Antibody testing offers answers for some
As Alabama and the nation transition to reopening businesses and the economy, COVID-19 antibody testing is increasingly in demand.
“We are starting to gear up for it,” said Mallory Quincey, CRNP at Pike Internal Medicine. “We’ve had several people calling about it. Some people who want to go back to work are going to need that clearance.”
The blood tests can identify if an individual has antibodies produced by COVID-19, meaning they either have an asymptomatic case of the virus or have previously contracted the virus and developed the antibodies against it.
“It’s not a guarantee that you won’t get the virus again, but everyone hopes it will give you some immunity,” Quincey said.
More important, because supplies are not as limited, the tests are more easily accessible for people.
“We’re advising anyone who had symptoms similar to coronavirus even back in December and January to get the antibody test,” Quincey said. “If you were sick and you think you may have had it, get the test to find out.”
The antibody test results are usually available within 24 or 48 hours and tests are usually covered by most major insurances.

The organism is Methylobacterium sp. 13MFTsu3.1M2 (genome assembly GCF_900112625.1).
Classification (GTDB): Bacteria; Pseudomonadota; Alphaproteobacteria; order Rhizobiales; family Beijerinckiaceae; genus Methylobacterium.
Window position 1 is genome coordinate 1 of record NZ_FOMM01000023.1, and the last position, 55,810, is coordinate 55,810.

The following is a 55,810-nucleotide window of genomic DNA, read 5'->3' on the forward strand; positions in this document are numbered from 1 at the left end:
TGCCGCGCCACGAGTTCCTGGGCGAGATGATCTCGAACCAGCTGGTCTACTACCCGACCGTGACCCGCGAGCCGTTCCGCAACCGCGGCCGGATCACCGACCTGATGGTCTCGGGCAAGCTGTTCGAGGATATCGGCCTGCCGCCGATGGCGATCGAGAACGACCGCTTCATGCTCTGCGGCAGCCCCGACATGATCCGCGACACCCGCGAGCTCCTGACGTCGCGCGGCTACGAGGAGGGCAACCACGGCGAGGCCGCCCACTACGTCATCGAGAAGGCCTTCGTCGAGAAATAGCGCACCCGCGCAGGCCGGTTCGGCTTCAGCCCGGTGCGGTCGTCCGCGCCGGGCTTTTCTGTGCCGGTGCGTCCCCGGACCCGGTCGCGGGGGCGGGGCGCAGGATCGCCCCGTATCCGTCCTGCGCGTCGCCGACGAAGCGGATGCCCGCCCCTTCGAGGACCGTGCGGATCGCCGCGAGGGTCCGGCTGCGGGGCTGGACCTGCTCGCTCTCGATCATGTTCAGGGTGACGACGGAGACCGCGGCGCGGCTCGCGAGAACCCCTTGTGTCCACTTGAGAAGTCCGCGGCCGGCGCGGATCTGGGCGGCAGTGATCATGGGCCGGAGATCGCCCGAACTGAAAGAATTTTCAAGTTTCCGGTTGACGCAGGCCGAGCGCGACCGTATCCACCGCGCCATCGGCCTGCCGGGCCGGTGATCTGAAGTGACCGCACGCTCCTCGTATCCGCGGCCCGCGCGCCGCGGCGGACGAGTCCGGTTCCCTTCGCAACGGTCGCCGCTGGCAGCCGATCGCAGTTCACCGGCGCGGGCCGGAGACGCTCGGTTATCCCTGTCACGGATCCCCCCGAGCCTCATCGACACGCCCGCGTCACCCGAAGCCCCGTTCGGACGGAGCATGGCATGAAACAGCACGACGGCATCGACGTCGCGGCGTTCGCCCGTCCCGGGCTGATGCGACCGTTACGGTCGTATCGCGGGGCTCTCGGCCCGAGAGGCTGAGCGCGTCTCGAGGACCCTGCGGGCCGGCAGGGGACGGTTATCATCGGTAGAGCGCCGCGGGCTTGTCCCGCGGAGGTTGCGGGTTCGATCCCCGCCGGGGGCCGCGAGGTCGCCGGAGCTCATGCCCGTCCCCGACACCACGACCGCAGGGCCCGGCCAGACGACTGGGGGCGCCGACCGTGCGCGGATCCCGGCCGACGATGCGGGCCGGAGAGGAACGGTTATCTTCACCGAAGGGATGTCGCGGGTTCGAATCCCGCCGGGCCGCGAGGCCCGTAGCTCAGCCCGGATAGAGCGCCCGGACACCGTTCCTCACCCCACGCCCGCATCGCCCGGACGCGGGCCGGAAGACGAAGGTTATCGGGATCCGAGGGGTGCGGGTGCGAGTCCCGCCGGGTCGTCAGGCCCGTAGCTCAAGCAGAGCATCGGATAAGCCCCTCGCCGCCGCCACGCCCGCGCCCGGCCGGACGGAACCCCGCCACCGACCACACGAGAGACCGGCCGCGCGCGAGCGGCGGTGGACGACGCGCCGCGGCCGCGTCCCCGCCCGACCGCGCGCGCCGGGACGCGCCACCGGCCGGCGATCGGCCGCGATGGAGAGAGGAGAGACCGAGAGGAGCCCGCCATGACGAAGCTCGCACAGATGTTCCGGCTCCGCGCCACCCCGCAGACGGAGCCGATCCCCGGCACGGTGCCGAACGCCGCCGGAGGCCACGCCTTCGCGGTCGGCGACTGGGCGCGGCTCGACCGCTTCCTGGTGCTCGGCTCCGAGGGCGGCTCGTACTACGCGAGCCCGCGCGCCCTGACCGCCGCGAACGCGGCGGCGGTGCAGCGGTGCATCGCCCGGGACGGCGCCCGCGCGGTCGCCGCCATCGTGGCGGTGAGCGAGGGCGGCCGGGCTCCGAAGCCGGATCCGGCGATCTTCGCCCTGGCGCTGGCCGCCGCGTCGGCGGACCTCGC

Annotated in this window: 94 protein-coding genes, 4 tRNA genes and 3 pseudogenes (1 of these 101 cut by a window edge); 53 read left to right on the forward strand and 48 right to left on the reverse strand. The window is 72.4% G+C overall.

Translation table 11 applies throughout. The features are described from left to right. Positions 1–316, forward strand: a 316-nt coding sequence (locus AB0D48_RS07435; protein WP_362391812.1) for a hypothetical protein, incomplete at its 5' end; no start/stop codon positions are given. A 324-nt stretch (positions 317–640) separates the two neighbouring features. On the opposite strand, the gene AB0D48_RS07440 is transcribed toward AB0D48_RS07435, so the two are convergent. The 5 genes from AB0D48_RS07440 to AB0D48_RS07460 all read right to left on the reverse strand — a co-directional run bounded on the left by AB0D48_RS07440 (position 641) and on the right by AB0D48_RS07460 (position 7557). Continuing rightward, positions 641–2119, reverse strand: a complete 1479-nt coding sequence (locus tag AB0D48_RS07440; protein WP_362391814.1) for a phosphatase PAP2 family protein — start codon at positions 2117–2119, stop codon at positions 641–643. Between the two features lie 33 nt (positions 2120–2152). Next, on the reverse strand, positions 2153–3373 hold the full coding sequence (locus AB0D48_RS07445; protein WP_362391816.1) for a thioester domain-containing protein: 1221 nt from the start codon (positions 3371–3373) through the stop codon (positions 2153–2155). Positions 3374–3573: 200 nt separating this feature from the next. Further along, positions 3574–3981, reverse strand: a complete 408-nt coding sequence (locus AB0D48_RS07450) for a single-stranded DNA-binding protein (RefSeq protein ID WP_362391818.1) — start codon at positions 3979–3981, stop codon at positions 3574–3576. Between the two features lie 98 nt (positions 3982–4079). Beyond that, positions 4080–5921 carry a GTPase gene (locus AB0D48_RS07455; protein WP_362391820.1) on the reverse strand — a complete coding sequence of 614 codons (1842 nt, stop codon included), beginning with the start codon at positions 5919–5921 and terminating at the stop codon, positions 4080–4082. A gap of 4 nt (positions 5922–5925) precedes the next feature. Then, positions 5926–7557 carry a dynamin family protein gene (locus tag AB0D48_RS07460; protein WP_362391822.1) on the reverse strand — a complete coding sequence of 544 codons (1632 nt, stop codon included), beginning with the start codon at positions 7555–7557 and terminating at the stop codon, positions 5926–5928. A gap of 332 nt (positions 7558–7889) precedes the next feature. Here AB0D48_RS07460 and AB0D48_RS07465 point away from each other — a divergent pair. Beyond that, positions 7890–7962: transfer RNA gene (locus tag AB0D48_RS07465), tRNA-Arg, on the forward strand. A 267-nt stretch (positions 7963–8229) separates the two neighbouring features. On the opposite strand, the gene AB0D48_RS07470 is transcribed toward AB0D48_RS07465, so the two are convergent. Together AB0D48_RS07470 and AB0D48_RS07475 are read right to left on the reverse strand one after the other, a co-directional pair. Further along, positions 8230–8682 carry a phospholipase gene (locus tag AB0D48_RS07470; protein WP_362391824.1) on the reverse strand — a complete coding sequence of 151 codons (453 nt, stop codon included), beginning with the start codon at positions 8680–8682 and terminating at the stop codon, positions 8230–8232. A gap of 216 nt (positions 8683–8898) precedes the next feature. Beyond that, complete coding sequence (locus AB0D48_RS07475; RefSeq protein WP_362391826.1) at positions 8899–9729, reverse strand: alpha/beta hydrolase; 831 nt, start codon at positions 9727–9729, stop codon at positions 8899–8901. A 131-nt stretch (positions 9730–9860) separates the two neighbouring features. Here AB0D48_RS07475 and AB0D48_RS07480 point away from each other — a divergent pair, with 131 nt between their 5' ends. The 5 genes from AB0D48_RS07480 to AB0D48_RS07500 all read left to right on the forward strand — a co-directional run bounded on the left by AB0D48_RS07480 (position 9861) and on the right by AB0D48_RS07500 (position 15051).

Testing for active cases of COVID-19 continues to be readily available throughout the county. Pike Internal Medicine, Troy Regional Medical Center, South Alabama Rural Health Associates, Charles Henderson Child Health Center, Ivy Creek Family Medicine and Troy Family Medicine all offer the testing, with many facilities providing “drive-up” testing options so individuals do not have to leave their vehicles. Tests are most often conducted after a brief screening to determine the extent of active symptoms, so medical providers recommend calling the office ahead of time.
A drive-up COVID-19 testing clinic will be offered today by the Pike County Health Department to patients who meet the testing criteria and while testing supplies last. Testing will be provided to those who have been referred by a physician. People who have symptoms but do not have a primary care provider can still be tested using the orders of an assigned physician that is provided by the Alabama Department of Public Health. The clinic will be held at the Troy University Soccer Complex, 326 Veterans Memorial Drive, Troy, Ala. 36082 on Thursday, April 30, from 10 a.m. until 2 p.m.
To be tested, individuals must be age 10 or order and meet these criteria:
The patient is symptomatic with at a minimum (measured or subjective)
· Fever OR cough OR shortness of breath, AND
· Immunocompromised or have co-morbidities, or
· Age 65 years or older, or
· Healthcare worker, or
· Associated with a long-term healthcare facility, or
· Symptoms are moderate, severe, or worsening. .As of 5:30 p.m. Wednesday the Alabama Department of Public Health reported 66 confirmed cases of COVID-19 in Pike County, along with 583 total tests. Statewide, the ADPH reported more than 6,840 cases with 251 deaths and nearly 80,450 tests conducted.
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